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Researching and reporting on the lives of some really interesting people (RIP)



Born at Invergordon in Scotland, he was the youngest of three children.

His mother died when he was just two, so his father took the children to live in Stirling, to be closer to their family. From there they moved to Kirkintilloch, where David grew up.

After leaving school he joined Rex Studios where he learned art and illustration, and he also took evening art classes at Glasow School of Art.

He did his two-years National Service, based in Egypt.

In 1959, David entered a drawing competition organised by D.C.Thomson of Dundee, the creator of comics.

He didn’t win, in fact came third. Nevertheless, D.C Thomson contacted him and asked him to become a substitute artist, drawing comic strips when their main artists were unavailable.

For ‘The Beano’ he worked on ‘Biffo the Bear’, ‘Dennis the Menace’ and ‘The Bash Street Kids’, and ‘Korky the Cat’ for The Dandy.

He was allowed to produce his own strips and drew ‘Danny on a Dolphin’ and ‘The Great Flood of London’.

But D.C.Thomson quickly realised how talented he was and he was promoted.

Meanwhile he had married Margaret. They moved to Broughty Ferry in Dundee to be close to his work. They had two daughters.

In 1962, he was given ‘The Bash Street Kids’, replacing Leo Baxendale its original creator.

The Bash Street Kids is about a group of 9-year-old children who torment their teacher. Originally created in 1954 and known as ‘When the Bell Rings’, it changed name in 1954. It was so popular that it was largely responsible for the Beano’s circulation rising from 400,000 per week in 1954 to 2 million per week in 1958.

But the popularity rose even higher when David took over in 1962. It was given a double spread in the centre of the comic and was the first cartoon in the comic to be drawn in colour.

The kids were Danny the leader (with his skull and crossbones t-shirt), Toots (the only girl), Sidney, Fatty, Smiffy (“the densest boy in the world), Wilfred (with his oversized jumper), the bespectacled ‘Erbert, the “dermatologically challenged” Spotty and Plug (“the ugliest boy in the world”).

David was to draw them for 60 years.

In 1971, the class swot Cuthbert Cringeworthy was added, as was the school cook Olive (1980), whose “rancid recipes came from the gourmet cookbook she never wrote”.

The Bash Street Kids never aged past 9.

In 1969, the creator and illustrator of Biffo the Bear, Dudley D. Watkins, died, so David was asked to take over. Biffo was then on the front cover.

He also drew ‘Billy the Cat’.

In 1970, he took over Dennis the Menace, which was on the back cover. He was to draw this for 28 years, and soon it replaced Biffo on the front. He drew over 1,000 Dennis strips.

His particular favourite was Dennis’ loyal companion, Gnasher, the wire-haired Abyssinian tripe hound who was always at his side.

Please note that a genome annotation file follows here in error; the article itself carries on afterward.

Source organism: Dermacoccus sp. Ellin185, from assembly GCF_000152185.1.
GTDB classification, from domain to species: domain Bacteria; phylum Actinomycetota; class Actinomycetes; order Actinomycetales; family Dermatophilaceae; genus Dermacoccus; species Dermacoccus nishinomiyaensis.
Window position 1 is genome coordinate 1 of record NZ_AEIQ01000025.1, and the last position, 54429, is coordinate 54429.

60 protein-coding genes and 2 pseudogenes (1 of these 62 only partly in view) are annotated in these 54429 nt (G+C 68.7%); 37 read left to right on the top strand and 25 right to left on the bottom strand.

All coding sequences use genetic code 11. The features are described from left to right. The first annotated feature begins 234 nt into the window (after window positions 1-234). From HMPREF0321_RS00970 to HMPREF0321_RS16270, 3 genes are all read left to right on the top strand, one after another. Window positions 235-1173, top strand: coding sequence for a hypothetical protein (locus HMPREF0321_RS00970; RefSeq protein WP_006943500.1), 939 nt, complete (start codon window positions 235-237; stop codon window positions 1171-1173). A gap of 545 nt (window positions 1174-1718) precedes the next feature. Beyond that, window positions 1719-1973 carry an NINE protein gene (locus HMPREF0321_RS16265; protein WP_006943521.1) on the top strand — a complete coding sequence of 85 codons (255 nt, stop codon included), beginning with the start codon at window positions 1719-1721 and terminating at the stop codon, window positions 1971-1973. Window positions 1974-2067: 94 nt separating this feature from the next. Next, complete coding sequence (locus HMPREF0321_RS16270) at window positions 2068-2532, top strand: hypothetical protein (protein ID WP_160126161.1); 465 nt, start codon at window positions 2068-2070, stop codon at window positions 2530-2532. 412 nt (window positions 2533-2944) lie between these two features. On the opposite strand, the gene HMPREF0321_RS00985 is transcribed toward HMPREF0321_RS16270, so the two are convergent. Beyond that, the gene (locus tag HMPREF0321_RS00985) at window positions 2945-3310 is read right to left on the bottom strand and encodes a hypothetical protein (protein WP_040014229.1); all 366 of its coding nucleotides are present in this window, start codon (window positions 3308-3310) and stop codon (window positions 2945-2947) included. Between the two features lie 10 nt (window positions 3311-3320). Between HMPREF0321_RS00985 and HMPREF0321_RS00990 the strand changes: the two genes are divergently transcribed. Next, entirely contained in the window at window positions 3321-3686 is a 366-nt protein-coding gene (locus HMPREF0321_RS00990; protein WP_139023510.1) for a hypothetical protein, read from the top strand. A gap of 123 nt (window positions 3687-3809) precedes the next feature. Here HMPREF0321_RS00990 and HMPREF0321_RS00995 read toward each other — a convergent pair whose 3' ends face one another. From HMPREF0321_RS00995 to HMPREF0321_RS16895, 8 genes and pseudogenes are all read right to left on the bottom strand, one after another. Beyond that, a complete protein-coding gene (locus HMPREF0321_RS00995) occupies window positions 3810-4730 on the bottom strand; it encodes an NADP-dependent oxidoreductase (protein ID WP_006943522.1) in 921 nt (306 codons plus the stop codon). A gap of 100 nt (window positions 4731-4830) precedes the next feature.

David drew Gnasher’s own strip, ‘Gnasher’s Tale’ (1977) and it’s replacement ‘Gnasher and Gripper’ (1986), as well as ‘Rasher the Pig’ (1984), another one of Dennis’ pets.

He had an impish sense of humour and occasionally drew himself into the cartoon strips.

In 1992 , along with ‘Jak’ (Dandy), and ‘The  Germs’ and ‘Fred’s Bed’  (Beano), he gave up other stories so he could concentrate on Dennis the Menace and The Bash Street Kids.

In 2012, to celebrate 50 years of David drawing the Bash Street Kids, there was an exhibition of the artwork, held at the University of Dundee. One night David held a question and answer session.

David Sutherland (courtesy Guardian)

The following year some of his artwork was put on permanent display in the newly opened V & A Design Museum in Dundee. Mike Strirling, the Creative Designer for The Beano said, “That was going right into high culture and David deserved that.”

The Bash Street Kids moved with the times. There was an outcry when the kids started playing computer games in 2004. In 2021 two British Asian children were introduced, named Harsha and Mandi. And Fatty changed his name to Freddy and Spotty to Scotty.

The Leader of the House of Commons, Jacob Rees-Mogg complained in Parliament calling it, “publicity seeking and comically woke.”

Resisting modernisation (courtesy Daily Telegraph)

In December 2022, David was taken ill and announced his retirement. He had been drawing The Bash Street Kids for 60 years and had drawn over 2,000 stories. He did a month’s worth of the cartoon strip to give them time to find a replacement.

He was also awarded an OBE for his services to illustration in the 2023 New Year’s Honours List. He reflected, “When I entered the D.C.Thomson art competition more than 60 years ago, I couldn’t have guessed where it might lead. I’ve been so lucky to be able to do something I love for a living, and work with so many talented writers whose words have helped these characters to life.”

And then he died suddenly. His wife Margaret said, “He only put his pen down last month when he took ill. Drawing was his life – it made us forget the age he was. He was getting older, but we never noticed it.”

Tributes flooded in. Nigel Parkinson, who had replaced him in drawing Dennis said, “The nation and it’s children, grandchildren and great-grandchildren have all loved David Sutherland’s joyous, happy, teeming-with-life, hilarious drawings nearly every single week in The Beano for 60 years -he has touched the heart, tickled the funny bone and amused the eyes of millions.”

The editor of The Beano, John Anderson said, “He came third in the art competition but became our most beloved artist ever…the single most important illustrator in our history. No one will ever repeat what David achieved over 60 years. He was one of a kind, a genuine legend. It is the end of an era.”

RIP – Rasher Illustrator (+) Plug



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